Bruce Harrell. Courtesy photo.

Bruce Harrell loves a good sports analogy. 

When Harrell joined UW football, the team hadn’t been to a Rose Bowl in over a decade. By the time he graduated, Harrell and the Huskies had won the Rose Bowl and the Sun Bowl back-to-back. Harrell says he’s fortunate to have been on teams that “start at nothing.”

“It’s very easy to accept a leadership position when things are going great: the company’s in the black, the city is happy, the team on the field is winning,” Harrell said. “The toughest time is when things are at an all time low.”

Near Garfield High School where he earned the football scholarship that brought him to the UW, former Seattle City Council President Bruce Harrell announced his bid for mayor and a call for a “rebirth” of Seattle.

The city of Seattle has seen seven mayors in two decades, only one elected twice. Harrell is among those seven – one of four mayors in three months at the end of 2017 when Mayor Ed Murray stepped down amid sex abuse allegations, which Harrell intially defended. According to Harrell, he felt his comment was “misconstrued” as not all evidence was available at the time.

Harrell served for five days as an automatic appointee before returning to the council. With the economic effects of the pandemic and the racial unrest following the killing of George Floyd,  Harrell has his sights set on the very job he turned down in 2017.

“Now is a time for rebirth in the city,” Harrell said. “I would not have said that in 2017 – it wouldn’t have made sense to say that then.”

This “rebirth” includes Chinatown-International District (CID), according to Harrell. 

Harrell spent 11 years on the city council representing District 2, which includes CID and Southeast Seattle. In this time, Harrell acknowledges that he and the city did not do enough to address the safety issues in the CID. 

Harrell served on the council in 2015 when activist and the CID’s unofficial security guard, Donnie Chin was murdered. His murder remains unsolved. Harrel acknowledges the work of community organizations to keep the CID safe, but as mayor, he would like to see the city “put some structure around it.”

“We have to preserve this gem,” Harrell said. “We have to make sure that people from all 88 square miles of the city know that it’s safe, it’s fun, it’s vibrant, it’s the place to be.”

Harrell says the security concerns must be “firmly addressed”. Without knowing the current deployment numbers in the CID, Harrell says is unsure if the CID needs more or less policing. Harrell does say his strategy would include “more effective” policing.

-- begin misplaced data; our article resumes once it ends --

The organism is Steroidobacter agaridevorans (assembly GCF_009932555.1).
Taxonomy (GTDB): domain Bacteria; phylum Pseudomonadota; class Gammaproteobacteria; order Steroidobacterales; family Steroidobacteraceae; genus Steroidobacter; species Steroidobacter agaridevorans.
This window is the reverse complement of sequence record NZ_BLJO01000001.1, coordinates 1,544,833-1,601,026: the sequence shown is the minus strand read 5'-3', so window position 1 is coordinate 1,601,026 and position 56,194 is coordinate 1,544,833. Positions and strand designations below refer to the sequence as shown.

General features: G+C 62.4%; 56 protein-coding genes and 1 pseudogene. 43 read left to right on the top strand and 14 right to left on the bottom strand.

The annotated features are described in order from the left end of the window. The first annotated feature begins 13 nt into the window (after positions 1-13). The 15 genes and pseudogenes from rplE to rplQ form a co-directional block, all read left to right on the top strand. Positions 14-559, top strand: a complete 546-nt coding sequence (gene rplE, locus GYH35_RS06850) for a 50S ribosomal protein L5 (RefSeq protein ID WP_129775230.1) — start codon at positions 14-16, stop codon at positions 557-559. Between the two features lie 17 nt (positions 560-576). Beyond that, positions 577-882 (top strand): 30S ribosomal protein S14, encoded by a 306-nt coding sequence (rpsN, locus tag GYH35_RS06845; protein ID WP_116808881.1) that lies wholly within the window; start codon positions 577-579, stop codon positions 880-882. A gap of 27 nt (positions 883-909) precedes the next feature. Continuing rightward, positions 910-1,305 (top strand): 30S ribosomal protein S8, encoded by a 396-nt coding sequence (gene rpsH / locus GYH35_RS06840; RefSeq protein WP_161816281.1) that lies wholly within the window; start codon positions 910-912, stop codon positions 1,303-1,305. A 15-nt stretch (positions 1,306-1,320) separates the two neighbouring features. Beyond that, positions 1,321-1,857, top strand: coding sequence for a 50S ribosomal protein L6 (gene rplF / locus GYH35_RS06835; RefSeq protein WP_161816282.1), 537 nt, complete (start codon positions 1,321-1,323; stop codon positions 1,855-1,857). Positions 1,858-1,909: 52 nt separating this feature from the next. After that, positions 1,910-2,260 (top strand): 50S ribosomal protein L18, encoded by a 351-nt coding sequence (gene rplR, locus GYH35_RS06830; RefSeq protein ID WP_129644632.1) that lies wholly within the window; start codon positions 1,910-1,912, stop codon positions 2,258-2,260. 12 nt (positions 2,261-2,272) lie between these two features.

Harrell says he looks at the police through a lense that is not “over-accusatory” or “blindly supportive.” 

With “nothing but respect” for his friends, family and associates in the police force, Harrell pushes reform. Harrell has helped in the effort for police officer body cams since 2010, according to Seattle Met. He spoke out against Seattle Police Department’s (SPD) approach to a 2015 May Day march, calling one particularly aggressive arrest “idiotic.” 

Although Harrell says the Seattle Police Union refused to interview him when he was up for reelection due to this criticism, he has not severed all police ties. According to KOMO News Victoria Beach, the chair of SPD African American Community, has already endorsed Harrell. 

Part of his plan includes anti-bias training and responding with “the right kind of personnel” like social workers and addiction specialists. He also wants to require officers to watch the 8 minutes and 46 seconds of George Floyd’s murder, which does not seem to impress his fellow candidates

“I’m not afraid to say I support more officers,” Harrell said when asked about policing strategy for the CID. “I know people are calling to defund or abolish the police – that is not my narrative.”

His reformist approach may look moderate next to his competition. Seattle City Council president Lorena González was one of seven council members whose pledge to defund the SPD led to an almost 20% cut to the 2021 budget. Colleen Echohawk, executive director of the Chief Seattle Club, supports defunding, but is not committed to activist’s push for 50%. Andrew Grant Houston, who serves as Interim Policy Manager for Councilmember Teresa Mosqueda, calls to defund by 50% at least.

Mayor Durkan, whose veto on defund policy was overruled, is not seeking re-election after her single term plagued with calls for resignation. Though, like Durkan, he does not support defunding the police, Harrell says he will be “totally different from any mayor that’s served.”

“I do not have to be told about racial injustice by the police force, by employers, or by any other institution,” said Harrell, who was raised by his Black father and Japanese mother after the Civil Rights era. “This is a lived experience for me, my wife, my children, my parents, and my grandparents.”

The primary is set for Aug. 3, followed by the Nov. 2 general election. Harrell is hopeful Seattle will resonate with his message of “rebirth” in the ongoing COVID-19 health crisis and racial reckoning. 

“If you walk these streets, building after building, tent after tent, there’s almost this despair,” Harrell said. “The only way out of despair is hope. Anyone who knows me knows I’m a glass-half-full kind of guy.”

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